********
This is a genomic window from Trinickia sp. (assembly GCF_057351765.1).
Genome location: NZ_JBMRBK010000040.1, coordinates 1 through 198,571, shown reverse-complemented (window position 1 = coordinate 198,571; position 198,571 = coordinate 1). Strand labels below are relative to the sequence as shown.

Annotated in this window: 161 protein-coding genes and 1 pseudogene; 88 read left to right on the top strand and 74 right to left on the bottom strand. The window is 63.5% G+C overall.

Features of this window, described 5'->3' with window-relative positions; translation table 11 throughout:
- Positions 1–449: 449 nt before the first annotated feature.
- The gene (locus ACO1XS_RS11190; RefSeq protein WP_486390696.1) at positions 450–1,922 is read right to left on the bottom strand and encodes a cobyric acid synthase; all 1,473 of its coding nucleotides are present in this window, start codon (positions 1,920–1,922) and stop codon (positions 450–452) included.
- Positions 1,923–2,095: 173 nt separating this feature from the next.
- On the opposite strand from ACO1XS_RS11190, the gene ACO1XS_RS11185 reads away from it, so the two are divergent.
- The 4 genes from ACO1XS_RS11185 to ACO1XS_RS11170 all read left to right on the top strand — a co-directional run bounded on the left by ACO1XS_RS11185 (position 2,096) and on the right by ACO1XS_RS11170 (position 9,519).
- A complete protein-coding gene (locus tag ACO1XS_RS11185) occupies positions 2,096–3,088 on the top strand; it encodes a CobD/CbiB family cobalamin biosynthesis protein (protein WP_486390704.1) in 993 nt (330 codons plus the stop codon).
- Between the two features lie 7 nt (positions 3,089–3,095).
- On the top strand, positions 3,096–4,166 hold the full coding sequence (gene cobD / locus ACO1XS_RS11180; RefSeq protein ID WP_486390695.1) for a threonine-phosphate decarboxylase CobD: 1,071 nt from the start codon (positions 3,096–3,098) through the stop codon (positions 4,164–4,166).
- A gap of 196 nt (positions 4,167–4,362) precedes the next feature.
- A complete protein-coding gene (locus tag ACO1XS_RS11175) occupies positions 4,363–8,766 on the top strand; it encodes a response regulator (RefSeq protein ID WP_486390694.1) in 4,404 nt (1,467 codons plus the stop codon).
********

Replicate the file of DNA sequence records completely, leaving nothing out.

This is a genomic window from Trinickia sp. (assembly GCF_057351765.1).
Genome location: NZ_JBMRBK010000040.1, coordinates 1 through 198,571, shown reverse-complemented (window position 1 = coordinate 198,571; position 198,571 = coordinate 1). Strand labels below are relative to the sequence as shown.

Annotated in this window: 161 protein-coding genes and 1 pseudogene; 88 read left to right on the top strand and 74 right to left on the bottom strand. The window is 63.5% G+C overall.

Features of this window, described 5'->3' with window-relative positions; translation table 11 throughout:
- Positions 1–449: 449 nt before the first annotated feature.
- The gene (locus ACO1XS_RS11190; RefSeq protein WP_486390696.1) at positions 450–1,922 is read right to left on the bottom strand and encodes a cobyric acid synthase; all 1,473 of its coding nucleotides are present in this window, start codon (positions 1,920–1,922) and stop codon (positions 450–452) included.
- Positions 1,923–2,095: 173 nt separating this feature from the next.
- On the opposite strand from ACO1XS_RS11190, the gene ACO1XS_RS11185 reads away from it, so the two are divergent.
- The 4 genes from ACO1XS_RS11185 to ACO1XS_RS11170 all read left to right on the top strand — a co-directional run bounded on the left by ACO1XS_RS11185 (position 2,096) and on the right by ACO1XS_RS11170 (position 9,519).
- A complete protein-coding gene (locus tag ACO1XS_RS11185) occupies positions 2,096–3,088 on the top strand; it encodes a CobD/CbiB family cobalamin biosynthesis protein (protein WP_486390704.1) in 993 nt (330 codons plus the stop codon).
- Between the two features lie 7 nt (positions 3,089–3,095).
- On the top strand, positions 3,096–4,166 hold the full coding sequence (gene cobD / locus ACO1XS_RS11180; RefSeq protein ID WP_486390695.1) for a threonine-phosphate decarboxylase CobD: 1,071 nt from the start codon (positions 3,096–3,098) through the stop codon (positions 4,164–4,166).
- A gap of 196 nt (positions 4,167–4,362) precedes the next feature.
- A complete protein-coding gene (locus tag ACO1XS_RS11175) occupies positions 4,363–8,766 on the top strand; it encodes a response regulator (RefSeq protein ID WP_486390694.1) in 4,404 nt (1,467 codons plus the stop codon).